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pointed, since God's seal never left one side of the impression without the other, and either of them being entirely alone, was proved to be a forgery.

Now it so happened, in the good providence of God, that when the time came for them to set sail, everything was favorable, and the weather delightful. It was Friday, and according to the superstitions of many of the coasting vessels and seacraft of their native land, they ought not to have set sail on that day; for there were many who did not scruple at all to work in their own ships, and sail them out of port on the Lord's day, that would not have sailed on Friday on any consideration. However there were orders from the King of the Celestial Country to disregard all such foolish superstitions, but to keep the Sabbath holy; so it being Friday was no reason to them for not sailing, but it being a fine day, they put out to sea with a strong breeze, which carried them speedily some hundreds of miles away from the coast of their native land.

At this they were much elated, for it was a good thing at the beginning to get such an impulse, and they thought they should make the voyage, perhaps, without encountering any of the dangers and difficulties they had heard described, as almost always met with. Added to this, by a mistake in their reckoning, before they had got accustomed to practical navigation, they several days put down in their log-book a much greater advance than they had made in reality, and as all their calculations were based accordingly, this mistake might have been attended with very serious consequences, for it made them remarkably confident and secure. They carried all sail, put on the top-gallant royals and skysails, and even got out their studding-sails, for indeed it was most inviting weather, and a most delightful breeze, and they felt animated to make the most of it, and a beautiful sight it was to see the rig of the vessel, and how grandly she ploughed the deep.




They were to sail past the country of Self-Conceit, and were permitted on no account to enter any of its harbors, or to land anywhere on the coast, or to have any intercourse with the inhabitants, unless some of them should put off in boats, desiring a passage to the Celestial Country. And that country of Self-Conceit was put down in their chart, with a warning against the coast as very dangerous, and there were marks on the chart to signify some dreadful shipwrecks that had there taken place. But owing to that mistake in their reckoning of which I have spoken, they thought themselves much past that region of country, and so, taking no special pains to keep off, although the wind blew towards the shore, they coasted nearer to the shore than would have been prudent, even could they have counted on continued fine weather.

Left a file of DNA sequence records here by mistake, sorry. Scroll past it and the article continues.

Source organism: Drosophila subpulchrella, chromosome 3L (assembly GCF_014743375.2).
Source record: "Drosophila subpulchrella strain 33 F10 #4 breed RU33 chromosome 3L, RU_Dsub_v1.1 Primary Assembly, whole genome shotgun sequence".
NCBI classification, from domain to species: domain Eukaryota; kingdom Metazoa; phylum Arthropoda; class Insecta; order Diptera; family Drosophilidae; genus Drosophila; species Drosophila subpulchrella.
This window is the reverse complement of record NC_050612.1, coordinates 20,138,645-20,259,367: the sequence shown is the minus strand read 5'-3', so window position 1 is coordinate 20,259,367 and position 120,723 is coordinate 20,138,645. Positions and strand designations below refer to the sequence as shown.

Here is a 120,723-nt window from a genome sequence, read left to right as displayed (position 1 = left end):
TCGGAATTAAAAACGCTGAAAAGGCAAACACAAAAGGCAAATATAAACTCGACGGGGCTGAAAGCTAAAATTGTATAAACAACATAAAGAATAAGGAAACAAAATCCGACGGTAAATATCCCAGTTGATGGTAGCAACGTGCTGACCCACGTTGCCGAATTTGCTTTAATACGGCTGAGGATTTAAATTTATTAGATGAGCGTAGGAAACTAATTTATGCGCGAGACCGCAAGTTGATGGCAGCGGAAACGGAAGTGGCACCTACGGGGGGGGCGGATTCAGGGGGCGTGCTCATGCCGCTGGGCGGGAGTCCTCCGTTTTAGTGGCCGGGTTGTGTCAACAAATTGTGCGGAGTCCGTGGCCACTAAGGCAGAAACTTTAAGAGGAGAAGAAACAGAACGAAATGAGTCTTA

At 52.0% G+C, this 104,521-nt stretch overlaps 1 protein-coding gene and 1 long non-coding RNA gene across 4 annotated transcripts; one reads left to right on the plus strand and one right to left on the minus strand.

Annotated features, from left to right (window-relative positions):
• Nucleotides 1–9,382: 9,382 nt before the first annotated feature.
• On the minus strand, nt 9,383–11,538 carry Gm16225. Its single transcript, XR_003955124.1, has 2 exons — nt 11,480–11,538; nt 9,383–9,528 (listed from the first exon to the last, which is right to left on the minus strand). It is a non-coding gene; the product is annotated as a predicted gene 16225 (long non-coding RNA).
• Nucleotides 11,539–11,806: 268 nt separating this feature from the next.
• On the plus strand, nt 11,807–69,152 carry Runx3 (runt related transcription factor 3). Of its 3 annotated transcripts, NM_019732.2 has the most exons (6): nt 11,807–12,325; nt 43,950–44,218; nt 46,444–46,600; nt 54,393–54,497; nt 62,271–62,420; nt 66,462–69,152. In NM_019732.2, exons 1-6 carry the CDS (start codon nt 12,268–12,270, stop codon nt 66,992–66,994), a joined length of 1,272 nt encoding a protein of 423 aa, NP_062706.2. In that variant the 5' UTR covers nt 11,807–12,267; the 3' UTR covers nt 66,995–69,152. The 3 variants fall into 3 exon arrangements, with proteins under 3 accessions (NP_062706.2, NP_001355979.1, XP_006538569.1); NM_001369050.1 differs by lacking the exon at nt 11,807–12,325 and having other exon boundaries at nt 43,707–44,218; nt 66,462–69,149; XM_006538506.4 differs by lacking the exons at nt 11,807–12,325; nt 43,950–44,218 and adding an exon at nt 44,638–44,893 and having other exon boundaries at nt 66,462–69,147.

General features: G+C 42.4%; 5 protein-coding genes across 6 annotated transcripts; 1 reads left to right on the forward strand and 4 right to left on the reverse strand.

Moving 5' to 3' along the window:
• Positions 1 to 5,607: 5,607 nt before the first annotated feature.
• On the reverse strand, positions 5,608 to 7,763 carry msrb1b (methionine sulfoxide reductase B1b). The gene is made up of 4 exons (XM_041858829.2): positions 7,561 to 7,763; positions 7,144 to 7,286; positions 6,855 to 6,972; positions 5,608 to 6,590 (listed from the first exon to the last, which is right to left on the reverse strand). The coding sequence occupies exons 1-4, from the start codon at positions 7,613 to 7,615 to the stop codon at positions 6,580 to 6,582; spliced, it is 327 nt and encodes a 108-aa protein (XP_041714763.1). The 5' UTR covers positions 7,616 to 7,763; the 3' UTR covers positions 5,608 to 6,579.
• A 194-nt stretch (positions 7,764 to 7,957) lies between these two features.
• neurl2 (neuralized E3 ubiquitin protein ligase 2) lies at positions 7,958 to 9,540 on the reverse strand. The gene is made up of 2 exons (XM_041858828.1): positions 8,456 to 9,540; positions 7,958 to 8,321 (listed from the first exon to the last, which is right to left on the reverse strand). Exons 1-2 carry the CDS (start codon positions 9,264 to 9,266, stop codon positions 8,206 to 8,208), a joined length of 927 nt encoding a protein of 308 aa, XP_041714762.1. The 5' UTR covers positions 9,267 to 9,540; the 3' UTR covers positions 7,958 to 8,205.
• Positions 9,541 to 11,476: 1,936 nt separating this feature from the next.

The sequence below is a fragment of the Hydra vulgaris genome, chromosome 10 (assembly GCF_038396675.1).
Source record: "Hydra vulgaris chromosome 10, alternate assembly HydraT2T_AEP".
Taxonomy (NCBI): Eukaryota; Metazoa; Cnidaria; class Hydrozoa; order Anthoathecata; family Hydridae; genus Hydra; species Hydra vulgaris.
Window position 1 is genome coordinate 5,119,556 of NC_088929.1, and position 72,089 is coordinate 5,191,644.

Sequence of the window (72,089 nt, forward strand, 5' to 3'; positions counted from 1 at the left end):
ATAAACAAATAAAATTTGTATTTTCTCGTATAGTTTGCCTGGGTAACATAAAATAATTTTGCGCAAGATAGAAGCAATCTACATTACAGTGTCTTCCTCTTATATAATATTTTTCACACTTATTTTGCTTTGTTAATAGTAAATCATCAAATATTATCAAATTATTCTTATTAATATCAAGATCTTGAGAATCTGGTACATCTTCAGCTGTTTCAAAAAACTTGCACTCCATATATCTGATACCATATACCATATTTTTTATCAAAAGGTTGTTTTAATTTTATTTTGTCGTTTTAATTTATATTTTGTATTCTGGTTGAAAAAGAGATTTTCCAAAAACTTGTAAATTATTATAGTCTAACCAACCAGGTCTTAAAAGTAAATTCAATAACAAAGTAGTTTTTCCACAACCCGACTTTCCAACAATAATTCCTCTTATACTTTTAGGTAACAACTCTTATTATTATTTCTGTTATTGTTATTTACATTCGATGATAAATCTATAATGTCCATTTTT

But this they could by no means do in that region, as they soon found to their cost. For it happened that opposite the mouth of one of the rivers, which from that country run into the sea, they were overtaken by a terrible storm, and the wind driving that way, with so little sea room that they were in immi. nent danger of striking, and dared not attempt weathering the point, within which the storm had caught them, they made shift to run up into the river, deeming themselves happy so soon to have got into quiet, smooth, and safe waters. But they knew not where they were, and they had better have kept out at sea and endured the storm, as the event proved. They thought at first they would only anchor there for the night, and when the sea became calm and the sky clear, they would resume their course in the


The next day it cleared off indeed, and the sea was inviting, but notwithstanding that the weather had changed, the wind still blew strong up river, so how could they get out of the harbor, not knowing the channel, and being unable to tack, for want of sea room?

Besides, the banks of the river looked so charming and the whole country, as far up as they could see, promised so much to their curiosity, that they concluded to sail further up, intending to take advantage of the first change of wind, and to put out to sea again. So they weighed anchor, and soon lost sight of the coast and the ocean. And now, as there seemed but little need of studying their chart, since there was no river navigation laid down there, they delivered themselves to their own speculations and imaginings about the new things which they were beginning to behold. They even thought it possible that Divine Providence had turned them into this river, so as to enlarge their sphere of observation and experience, and perhaps open through them a new mine of theological learning, almost a new revelation. For the air of the country began to take effect upon them, and they looked back upon what seemed to them their low views, confined so closely to the lines traced for them in the King's charts, with something like contempt. They thought it became them to hold their minds open to conviction and improvement, let it come in what shape, or from whatever quarter it might.

They went a good way up the country, and what seemed very strange was that the river was broader and deeper high up in the interior; also it grew very winding in its course, and as the compass did not here traverse as they were used to see it, they could now hardly tell, to any certainty, which was East, West, North, or South. And as to the wind,

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